Detroit Public Television is saddened to hear of Cliff Russell’s passing last Sunday at age 61.
Russell regularly hosted “Detroit Black Journal,” now “American Black Journal” on DPTV in the early 1990s, talking politics, civil rights, business, housing, sports and the state of journalism as it related to African-Americans at the time.
“Cliff was the consummate professional and one of the nicest people in the communications business,” DPTV producer Daphne Hughes said, “Cliff quietly left his mark in Black history as Detroit’s first Black mayoral press secretary and first Black senior communications director of a Major League baseball team. My thoughts and prayers are with his family.”
Dan Alpert, DPTV’s Senior Vice President of Philanthropy, recalls Russell’s time with the station.
“Cliff’s work with ‘American Black Journal’ and even before that volunteering for the Channel 56 Auction wove him into the fabric of Detroit Public TV through the years,” Alpert said. “Equal parts journalist and gentleman, he upheld the standard of trust and civil discourse our viewers count on.”
Late last month, we had the chance to talk to Russell for a segment about African Americans in the Detroit media as part of our American Black Journal Roadshow – African American: Telling our story.
Russell made time for us during a break on 910AM Superstation radio show, which he was hosting at the North American International Auto Show in Detroit.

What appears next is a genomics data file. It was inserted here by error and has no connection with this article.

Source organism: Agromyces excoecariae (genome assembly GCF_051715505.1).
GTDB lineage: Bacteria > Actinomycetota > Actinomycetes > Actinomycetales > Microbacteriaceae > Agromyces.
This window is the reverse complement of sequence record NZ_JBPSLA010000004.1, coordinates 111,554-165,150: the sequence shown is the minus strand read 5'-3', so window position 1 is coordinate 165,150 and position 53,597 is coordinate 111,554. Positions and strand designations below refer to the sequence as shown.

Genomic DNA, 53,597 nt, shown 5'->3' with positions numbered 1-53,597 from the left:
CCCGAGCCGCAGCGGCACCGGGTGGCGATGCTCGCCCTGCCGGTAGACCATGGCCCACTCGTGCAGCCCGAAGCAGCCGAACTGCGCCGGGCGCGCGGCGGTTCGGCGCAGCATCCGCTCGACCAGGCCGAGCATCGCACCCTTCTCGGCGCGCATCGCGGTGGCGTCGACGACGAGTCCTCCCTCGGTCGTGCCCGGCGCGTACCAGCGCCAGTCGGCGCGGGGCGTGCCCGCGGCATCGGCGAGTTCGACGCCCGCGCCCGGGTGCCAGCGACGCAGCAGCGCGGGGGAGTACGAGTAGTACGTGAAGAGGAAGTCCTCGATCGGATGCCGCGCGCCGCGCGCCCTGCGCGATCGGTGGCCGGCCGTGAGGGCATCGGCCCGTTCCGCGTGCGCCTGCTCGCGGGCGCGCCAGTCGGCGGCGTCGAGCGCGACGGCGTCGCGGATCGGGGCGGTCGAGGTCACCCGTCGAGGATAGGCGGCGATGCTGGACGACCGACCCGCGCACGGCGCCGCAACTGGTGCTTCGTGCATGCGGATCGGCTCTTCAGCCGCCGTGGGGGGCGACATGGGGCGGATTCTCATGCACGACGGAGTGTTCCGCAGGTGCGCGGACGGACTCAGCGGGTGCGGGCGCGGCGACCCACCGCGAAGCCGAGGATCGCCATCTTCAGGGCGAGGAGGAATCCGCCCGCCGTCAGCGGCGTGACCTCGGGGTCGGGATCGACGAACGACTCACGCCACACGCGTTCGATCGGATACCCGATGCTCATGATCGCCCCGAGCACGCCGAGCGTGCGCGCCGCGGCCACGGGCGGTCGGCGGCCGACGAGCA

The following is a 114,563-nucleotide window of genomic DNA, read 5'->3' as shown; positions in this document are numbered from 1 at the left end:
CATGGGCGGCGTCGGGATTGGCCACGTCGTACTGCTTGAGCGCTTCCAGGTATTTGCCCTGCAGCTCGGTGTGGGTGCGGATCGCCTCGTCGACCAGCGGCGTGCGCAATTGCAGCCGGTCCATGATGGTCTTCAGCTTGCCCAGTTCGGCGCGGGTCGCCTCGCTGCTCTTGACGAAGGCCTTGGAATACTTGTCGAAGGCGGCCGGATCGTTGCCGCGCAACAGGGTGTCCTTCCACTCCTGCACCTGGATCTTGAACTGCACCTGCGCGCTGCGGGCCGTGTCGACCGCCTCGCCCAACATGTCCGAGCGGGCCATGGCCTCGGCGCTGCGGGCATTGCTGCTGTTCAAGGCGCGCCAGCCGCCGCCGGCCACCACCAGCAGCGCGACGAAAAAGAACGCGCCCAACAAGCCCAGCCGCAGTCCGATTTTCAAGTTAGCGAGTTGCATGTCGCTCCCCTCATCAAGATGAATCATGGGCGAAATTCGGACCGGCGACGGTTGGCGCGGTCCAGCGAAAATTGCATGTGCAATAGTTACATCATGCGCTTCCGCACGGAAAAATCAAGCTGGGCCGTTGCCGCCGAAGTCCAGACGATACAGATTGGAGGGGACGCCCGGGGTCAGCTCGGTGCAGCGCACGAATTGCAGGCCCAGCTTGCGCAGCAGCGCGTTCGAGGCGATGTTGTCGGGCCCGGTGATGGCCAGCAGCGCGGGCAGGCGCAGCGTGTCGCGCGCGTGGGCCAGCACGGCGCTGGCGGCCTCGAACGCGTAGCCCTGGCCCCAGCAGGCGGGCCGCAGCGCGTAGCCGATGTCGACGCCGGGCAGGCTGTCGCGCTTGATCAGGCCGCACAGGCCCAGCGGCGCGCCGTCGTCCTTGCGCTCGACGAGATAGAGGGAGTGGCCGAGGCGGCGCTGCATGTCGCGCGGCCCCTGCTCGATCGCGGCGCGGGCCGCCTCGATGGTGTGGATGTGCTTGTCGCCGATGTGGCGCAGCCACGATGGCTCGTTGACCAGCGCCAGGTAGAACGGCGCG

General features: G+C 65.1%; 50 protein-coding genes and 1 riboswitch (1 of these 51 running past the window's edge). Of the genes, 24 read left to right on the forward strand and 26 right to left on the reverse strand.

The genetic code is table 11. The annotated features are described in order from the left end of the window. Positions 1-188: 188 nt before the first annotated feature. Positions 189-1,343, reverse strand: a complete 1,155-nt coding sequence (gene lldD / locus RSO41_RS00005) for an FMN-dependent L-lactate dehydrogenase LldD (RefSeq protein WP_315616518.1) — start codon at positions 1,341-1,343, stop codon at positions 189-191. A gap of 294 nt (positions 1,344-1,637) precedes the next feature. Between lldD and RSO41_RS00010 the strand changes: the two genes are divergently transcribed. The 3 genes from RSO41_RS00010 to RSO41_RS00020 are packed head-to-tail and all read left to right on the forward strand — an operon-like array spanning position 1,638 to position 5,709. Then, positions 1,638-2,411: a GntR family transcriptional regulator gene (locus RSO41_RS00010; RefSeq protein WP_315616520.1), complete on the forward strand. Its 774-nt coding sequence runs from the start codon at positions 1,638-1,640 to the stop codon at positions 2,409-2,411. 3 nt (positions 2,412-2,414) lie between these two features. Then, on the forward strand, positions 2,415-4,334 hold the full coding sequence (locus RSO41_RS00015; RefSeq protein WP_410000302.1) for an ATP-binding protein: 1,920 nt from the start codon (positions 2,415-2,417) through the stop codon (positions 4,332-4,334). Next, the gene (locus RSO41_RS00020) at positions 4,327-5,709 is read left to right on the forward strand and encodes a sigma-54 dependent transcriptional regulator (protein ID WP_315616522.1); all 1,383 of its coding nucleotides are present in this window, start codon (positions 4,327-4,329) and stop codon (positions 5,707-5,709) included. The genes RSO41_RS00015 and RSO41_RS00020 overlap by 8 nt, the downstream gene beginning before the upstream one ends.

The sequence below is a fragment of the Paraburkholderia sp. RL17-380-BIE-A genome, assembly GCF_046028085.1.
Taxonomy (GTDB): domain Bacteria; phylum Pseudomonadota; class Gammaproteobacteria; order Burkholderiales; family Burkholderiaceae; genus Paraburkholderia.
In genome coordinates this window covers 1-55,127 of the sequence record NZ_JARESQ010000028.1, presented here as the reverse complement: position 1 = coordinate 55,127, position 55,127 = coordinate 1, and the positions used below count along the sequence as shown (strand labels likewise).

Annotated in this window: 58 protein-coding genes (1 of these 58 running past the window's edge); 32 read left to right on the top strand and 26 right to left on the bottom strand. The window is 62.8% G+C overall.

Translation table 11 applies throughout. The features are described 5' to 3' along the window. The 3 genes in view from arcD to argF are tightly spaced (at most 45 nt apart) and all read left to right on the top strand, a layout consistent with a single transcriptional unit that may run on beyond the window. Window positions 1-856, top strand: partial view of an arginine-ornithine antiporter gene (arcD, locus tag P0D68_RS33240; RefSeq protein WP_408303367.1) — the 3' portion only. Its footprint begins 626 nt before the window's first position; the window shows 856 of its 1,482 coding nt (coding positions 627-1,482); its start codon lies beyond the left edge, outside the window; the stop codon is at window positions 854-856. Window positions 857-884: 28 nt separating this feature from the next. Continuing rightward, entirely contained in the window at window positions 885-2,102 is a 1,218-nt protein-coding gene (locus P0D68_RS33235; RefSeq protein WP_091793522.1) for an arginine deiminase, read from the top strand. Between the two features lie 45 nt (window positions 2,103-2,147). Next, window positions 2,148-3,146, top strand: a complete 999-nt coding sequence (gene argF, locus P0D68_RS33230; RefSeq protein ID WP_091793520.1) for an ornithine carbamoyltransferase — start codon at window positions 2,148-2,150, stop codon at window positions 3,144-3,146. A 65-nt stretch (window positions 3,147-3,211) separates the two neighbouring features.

We asked if there are enough African Americans working in Detroit’s news operations.
“There’s never been enough,” he said. “We’ve never achieved enough – African Americans and people of color and diversity in the media.
“I’m afraid it has fallen behind. There was a period in my career when a premium had been placed on getting color into newsrooms, getting diversity into newsrooms.”
Russell said he was excited about his work at 910AM. He said the station has given the African American community an outlet it’s always needed.
Russell’s brother Greg, also a Detroit media presence for decades now reporting on the movies, remembers Cliff constantly shooting hoops in their backyard, but taking an interest in journalism as a sports star in high school, after becoming a subject of interviews.
“That intrigued him,” Greg said, adding that sports helped his brother get through Wayne State University.
About hosting “Detroit Black Journal,” Greg said, “He loved that show and loved working with Tony.” Tony Mottley was the program’s producer at the time.
Fred Murray, floor director of “American Black Journal” worked with Cliff in the studio. With the news of Russell’s death, Murray said, “That hurt me.” Murray knew Russell back in the 1970s, playing playground basketball in Detroit’s Conant Gardens neighborhood. “Ultimate professional,” Murray said. “He was one of the few cats that could do it all, covering light stories or heavy stories.”
Last month with DPTV, Cliff said, “I think the big problem in the African-American community is that me and my brothers and my friends and other Black guys, we’ve had conversations with each other for years. But the content of our conversations has rarely gotten out to the public discourse. I think you’re seeing a lot more of that now.”
Russell mentioned his concerns for the future of journalism. “I’m not sure young people are taking the time to learn from us old folks and find out the history and the experience and the some of the nuances of the business,” he said. “I’m a big fan of getting around to my elders and just talking and asking questions. That gets you some of the most valuable insights we can get.”